There was a lot of drinking when I was young. No, it wasn’t me or my friends doing the drinking (although that would come later). The alcohol fueled weekend get togethers were done by my parents. And the parents of my friends and family. I grew up in the country and I can’t tell you if this was the norm in all small town, rural communities, but it sure was in ours. Many, many weekend nights were spent at either our farm or a neighbor’s farm. The kids would amuse themselves with Atari or Nintendo while the adults sat around the kitchen table drinking.
I don’t remember at exactly what age it occurred to me that this was not a good thing but I know it was quite young. I can remember begging my parents to take us home, not because I wasn’t having fun spending time with the neighbor kids but because I knew they were intoxicated and I wanted for us to get in the truck and go home before they hit that level of stupid drunk. Imagine being 10 years old and fearing for your life during the drive home on a regular basis. And the thing about living in the country is you could get just about anywhere without having to spend much or any time on the highway. Because to be honest with you the only thing that the adults feared was getting their licence taken away. Personal safety, or the safety of the rest of us was just not a factor. Looking back it is honestly a miracle that I’m here to talk about this. There were trips home in those days that would horrify most parents I know.
As I got older it didn’t get any better. I was always torn between the decision to stay home and fear the worst or tag along and do my best to supervise the drinking and driving. Those evenings at home as a young teenager when my parents went out were torture. Most teenagers welcome the chance to be at home alone. And for the first few hours I did. Mom and dad would go out assuring me they would be back in a couple of hours. But that was seldom the case. As the hours passed and evening became night and then turned over into morning I could feel my anxiety build. I could never sleep. I held my breath waiting for the phone to ring, because I knew one day that call would come. Some times it would be me making the phone calls. Calling all the usual suspects, the homes that I knew my parents liked to stop at and indulge. I would call until I found them. And then I would call every hour or so to make sure they were still there and not in a ditch somewhere. The worst was when they would leave one farm, supposedly headed home, and detour to another farm. Those hours of having no idea where they were were excruciating.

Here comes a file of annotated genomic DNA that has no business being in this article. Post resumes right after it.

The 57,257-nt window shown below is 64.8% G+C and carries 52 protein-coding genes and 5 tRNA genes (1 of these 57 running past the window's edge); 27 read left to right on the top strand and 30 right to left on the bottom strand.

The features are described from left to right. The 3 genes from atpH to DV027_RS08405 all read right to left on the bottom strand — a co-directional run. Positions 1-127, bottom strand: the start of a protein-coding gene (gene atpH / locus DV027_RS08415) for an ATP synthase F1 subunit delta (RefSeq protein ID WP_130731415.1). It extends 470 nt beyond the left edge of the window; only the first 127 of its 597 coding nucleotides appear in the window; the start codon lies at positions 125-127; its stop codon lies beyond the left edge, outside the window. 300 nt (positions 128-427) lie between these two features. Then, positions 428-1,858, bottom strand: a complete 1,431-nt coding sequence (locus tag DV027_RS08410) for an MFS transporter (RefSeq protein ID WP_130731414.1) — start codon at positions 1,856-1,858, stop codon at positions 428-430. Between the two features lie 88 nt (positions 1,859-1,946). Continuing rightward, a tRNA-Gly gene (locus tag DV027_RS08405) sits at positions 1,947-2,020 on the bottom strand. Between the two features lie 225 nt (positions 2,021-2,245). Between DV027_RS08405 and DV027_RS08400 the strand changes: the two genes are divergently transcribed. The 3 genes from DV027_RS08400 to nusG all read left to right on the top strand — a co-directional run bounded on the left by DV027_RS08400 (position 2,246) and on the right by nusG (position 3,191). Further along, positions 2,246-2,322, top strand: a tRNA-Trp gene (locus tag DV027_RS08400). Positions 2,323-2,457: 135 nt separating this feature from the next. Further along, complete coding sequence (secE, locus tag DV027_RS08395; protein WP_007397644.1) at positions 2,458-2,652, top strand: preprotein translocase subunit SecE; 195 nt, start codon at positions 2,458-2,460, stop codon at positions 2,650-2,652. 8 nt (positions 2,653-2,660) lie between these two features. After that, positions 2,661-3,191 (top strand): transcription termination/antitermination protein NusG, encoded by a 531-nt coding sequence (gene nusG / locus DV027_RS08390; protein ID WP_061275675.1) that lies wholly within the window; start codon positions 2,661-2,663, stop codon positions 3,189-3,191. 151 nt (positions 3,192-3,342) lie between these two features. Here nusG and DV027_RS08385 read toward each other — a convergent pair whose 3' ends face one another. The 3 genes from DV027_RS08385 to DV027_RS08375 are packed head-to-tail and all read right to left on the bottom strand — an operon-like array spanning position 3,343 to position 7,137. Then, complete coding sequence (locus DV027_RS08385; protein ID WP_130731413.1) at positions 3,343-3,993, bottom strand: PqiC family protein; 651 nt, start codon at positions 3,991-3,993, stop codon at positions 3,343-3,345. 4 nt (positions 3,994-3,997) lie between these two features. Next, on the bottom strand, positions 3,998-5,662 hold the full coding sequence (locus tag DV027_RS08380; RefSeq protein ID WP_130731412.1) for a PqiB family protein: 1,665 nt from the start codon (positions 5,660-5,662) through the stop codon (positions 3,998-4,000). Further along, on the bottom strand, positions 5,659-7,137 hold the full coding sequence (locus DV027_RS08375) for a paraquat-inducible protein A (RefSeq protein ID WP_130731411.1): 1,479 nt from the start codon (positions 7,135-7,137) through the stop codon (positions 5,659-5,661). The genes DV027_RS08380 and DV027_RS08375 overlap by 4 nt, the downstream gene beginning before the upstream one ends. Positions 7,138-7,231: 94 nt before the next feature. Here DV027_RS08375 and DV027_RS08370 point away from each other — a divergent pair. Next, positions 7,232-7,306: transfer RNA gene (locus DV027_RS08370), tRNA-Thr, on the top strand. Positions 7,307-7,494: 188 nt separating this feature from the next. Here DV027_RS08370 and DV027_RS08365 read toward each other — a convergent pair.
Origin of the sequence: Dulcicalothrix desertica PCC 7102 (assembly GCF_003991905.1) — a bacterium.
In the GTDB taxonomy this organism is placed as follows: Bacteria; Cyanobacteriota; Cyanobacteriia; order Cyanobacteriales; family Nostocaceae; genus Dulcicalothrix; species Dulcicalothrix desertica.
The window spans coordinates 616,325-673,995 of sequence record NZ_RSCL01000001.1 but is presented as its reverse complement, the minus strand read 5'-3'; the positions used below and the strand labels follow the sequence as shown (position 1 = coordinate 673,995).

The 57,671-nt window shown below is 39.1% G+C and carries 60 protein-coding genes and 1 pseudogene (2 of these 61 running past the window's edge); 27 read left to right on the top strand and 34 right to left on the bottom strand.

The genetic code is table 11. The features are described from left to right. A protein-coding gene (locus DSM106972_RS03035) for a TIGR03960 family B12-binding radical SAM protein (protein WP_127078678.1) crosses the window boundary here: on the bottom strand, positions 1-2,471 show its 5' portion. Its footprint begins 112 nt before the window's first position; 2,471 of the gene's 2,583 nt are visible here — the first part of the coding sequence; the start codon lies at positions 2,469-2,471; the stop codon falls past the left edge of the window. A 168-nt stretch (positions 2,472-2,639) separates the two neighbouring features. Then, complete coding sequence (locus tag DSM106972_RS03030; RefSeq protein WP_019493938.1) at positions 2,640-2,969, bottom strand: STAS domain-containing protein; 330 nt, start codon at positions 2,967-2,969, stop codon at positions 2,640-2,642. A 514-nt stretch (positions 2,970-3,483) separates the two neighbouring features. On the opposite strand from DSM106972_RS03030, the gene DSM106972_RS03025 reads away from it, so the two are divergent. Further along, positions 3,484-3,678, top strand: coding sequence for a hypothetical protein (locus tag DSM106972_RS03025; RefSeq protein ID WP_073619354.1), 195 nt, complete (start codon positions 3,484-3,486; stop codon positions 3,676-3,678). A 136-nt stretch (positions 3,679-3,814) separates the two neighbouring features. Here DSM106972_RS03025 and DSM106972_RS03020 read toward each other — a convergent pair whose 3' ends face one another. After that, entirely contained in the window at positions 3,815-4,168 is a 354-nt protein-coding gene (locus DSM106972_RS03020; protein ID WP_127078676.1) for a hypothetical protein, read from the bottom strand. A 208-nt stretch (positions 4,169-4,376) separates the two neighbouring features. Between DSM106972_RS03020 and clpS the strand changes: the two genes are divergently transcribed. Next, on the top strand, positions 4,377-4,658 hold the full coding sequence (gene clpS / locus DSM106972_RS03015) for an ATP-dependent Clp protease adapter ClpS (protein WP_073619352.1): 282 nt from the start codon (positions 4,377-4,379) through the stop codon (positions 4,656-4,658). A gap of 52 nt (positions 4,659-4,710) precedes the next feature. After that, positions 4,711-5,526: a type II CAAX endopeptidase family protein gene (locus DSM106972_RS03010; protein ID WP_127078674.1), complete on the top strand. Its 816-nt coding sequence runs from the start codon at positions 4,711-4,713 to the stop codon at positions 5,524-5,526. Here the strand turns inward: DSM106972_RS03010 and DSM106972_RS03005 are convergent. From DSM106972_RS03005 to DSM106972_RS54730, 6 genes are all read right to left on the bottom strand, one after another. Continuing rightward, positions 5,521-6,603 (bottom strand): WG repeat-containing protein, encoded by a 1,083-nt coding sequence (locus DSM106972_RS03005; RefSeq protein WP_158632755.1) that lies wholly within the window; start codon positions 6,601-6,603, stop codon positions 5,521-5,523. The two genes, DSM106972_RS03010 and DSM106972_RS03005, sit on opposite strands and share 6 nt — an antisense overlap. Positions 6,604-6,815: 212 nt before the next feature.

Some nights I would beg my parents to invite their friends to our house. Not because I enjoyed being surrounded by drunks or ordered to my room for the evening. But at least then I would know my parents were safe. That they were not out driving the country side intoxicated. That they would not end up dead.